My Louisville Slugger
Back in my college days, I lived in a beautiful home with three roommates. Since my room was on the ground floor and my roommates lived upstairs, I imagined that anyone who might want to break in would find me first. I kept a Louisville Slugger under my bed just in case.
One morning, in the wee hours, I heard a noise in the kitchen. Instantly awake, I reached for my trusty bat and went to investigate. Peeking around the corner, I saw a young man half in, half out of the kitchen window. He had a friend outside. They were so busy trying to get the one unstuck that they didn't see me at first.
I paused for a moment, trying to figure out what to do. It seemed unsportsmanlike to crack open the head of someone who was so clearly not an immediate threat. And yet, letting people break in while my roommates slept didn't set a very good precedent, either.
As I considered my options, the intruders saw me, bat raised, ready to strike. Consternation over being stuck soon turned to fear as they evaluated the danger.
"Your roommate, Christine, said to stop by any time," the one in the window explained. "We thought it would be funny to surprise her." I clearly was not seeing the humor. All the commotion woke up the girls upstairs, and the story was confirmed. I mumbled something about not pausing for a second glance next time and went back to bed.
I never used that bat again. Word got out that a crazy lady lived in our house, and I was fine with that. Still, I kept the bat.
My kids find my old bat from time to time, and they want to use it to play baseball. I let them borrow it on a check-out basis, always expecting it to be returned. With the mild weather we had a couple weeks ago, that bat was in heavy rotation.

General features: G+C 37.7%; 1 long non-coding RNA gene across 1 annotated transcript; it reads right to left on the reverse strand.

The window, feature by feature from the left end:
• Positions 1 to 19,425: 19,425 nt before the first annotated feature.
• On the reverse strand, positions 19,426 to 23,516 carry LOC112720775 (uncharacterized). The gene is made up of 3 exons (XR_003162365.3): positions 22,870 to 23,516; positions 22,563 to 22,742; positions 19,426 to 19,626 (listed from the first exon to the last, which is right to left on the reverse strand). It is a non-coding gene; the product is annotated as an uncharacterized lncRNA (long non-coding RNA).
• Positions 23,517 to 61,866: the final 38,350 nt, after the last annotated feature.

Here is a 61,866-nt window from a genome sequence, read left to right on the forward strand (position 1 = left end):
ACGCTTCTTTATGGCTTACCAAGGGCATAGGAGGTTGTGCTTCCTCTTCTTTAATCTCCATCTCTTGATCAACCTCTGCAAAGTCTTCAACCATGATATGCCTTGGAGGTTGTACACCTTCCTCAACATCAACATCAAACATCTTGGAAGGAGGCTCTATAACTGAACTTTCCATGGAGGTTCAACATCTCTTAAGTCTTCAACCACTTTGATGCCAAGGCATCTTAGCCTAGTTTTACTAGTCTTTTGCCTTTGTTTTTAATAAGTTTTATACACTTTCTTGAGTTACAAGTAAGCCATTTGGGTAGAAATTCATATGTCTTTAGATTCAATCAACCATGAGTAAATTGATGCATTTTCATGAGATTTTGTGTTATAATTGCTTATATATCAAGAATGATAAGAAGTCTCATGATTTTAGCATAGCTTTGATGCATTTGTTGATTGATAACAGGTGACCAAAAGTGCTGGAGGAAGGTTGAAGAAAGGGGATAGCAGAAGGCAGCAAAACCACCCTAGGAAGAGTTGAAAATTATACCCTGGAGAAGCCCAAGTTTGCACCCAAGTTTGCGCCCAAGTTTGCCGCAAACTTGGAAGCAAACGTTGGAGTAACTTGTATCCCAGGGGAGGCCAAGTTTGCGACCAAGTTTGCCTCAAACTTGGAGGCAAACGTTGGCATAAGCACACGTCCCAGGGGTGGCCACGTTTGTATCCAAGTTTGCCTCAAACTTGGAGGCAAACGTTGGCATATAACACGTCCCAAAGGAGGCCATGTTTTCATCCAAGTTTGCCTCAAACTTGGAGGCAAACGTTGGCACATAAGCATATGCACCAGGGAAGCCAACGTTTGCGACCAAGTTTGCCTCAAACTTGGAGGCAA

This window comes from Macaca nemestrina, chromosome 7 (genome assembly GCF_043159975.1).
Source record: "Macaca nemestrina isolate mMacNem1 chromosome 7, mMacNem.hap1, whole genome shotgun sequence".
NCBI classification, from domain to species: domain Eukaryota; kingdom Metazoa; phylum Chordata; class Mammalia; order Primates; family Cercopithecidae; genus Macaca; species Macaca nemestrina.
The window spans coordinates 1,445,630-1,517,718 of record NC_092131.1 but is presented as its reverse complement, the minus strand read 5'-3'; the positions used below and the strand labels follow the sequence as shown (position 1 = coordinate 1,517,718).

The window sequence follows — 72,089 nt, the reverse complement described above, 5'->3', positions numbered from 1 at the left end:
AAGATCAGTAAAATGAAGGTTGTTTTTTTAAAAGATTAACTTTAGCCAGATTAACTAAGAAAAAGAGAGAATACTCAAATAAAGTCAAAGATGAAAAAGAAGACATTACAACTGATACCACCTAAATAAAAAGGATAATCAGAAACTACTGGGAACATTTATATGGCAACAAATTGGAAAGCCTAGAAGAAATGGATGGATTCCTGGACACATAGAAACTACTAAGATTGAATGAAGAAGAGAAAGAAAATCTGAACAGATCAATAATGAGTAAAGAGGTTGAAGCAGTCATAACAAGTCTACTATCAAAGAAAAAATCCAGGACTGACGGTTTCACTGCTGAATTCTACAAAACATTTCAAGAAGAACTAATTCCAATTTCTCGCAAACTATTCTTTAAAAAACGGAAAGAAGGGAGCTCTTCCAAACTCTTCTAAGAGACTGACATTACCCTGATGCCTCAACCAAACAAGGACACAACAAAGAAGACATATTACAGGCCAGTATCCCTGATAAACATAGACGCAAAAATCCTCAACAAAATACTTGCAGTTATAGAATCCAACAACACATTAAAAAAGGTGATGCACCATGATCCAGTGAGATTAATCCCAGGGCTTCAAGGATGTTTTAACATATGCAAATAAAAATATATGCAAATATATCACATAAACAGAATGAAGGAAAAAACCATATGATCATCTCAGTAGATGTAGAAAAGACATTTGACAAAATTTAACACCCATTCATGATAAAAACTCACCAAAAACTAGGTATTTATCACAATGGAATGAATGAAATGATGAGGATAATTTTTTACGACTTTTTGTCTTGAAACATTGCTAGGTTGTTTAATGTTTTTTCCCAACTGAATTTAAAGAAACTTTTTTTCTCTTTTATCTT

Sophia has often lamented that her siblings don't love baseball as much as she does. She'd play all day if I would let her, oblivious to chores and school and mealtime, if she could just field a team. With friends visiting recently, she had enough interested bodies to play a modified game of baseball, and she was thrilled.
The kids spread out in the yard. When Max wanted to be the catcher, I had to remind him to get out of range of the bat. I thought I'd made the point fairly clearly to all the children, but my kids sometimes take my advice on a need-to-know basis. Most of the time, they think they don't need to follow any instructions I am giving to another child.
And so it happened that Atticus walked right into my bat in full swing. On that fine spring day, he learned that "step into it" really applies to the batter, not so much to the spectators.
The kids brought him into the house, then came looking for me. I'm the one who kisses the owies and assesses the damage. The initial swelling was a bit frightening. For a while, my son sported a forehead that would have made Frankenstein envious.
We quickly fashioned an ice pack headband to fit just in the right spot and tucked Atticus onto the couch and in front of a movie. Within a few minutes, he was fine. The restorative powers of kisses, ice and movies cannot be underestimated.
The bat is back in the corner, waiting for the clouds and rain to clear. Hard-knock lessons seem to stick, so I'm hopeful that our baseball injuries are finished for the year.
Rose Godfrey is a speech pathologist and homeschooling mom in Meridian. Her homeschool blog can be found on the Appeal-Democrat website at appealdemocrat.com.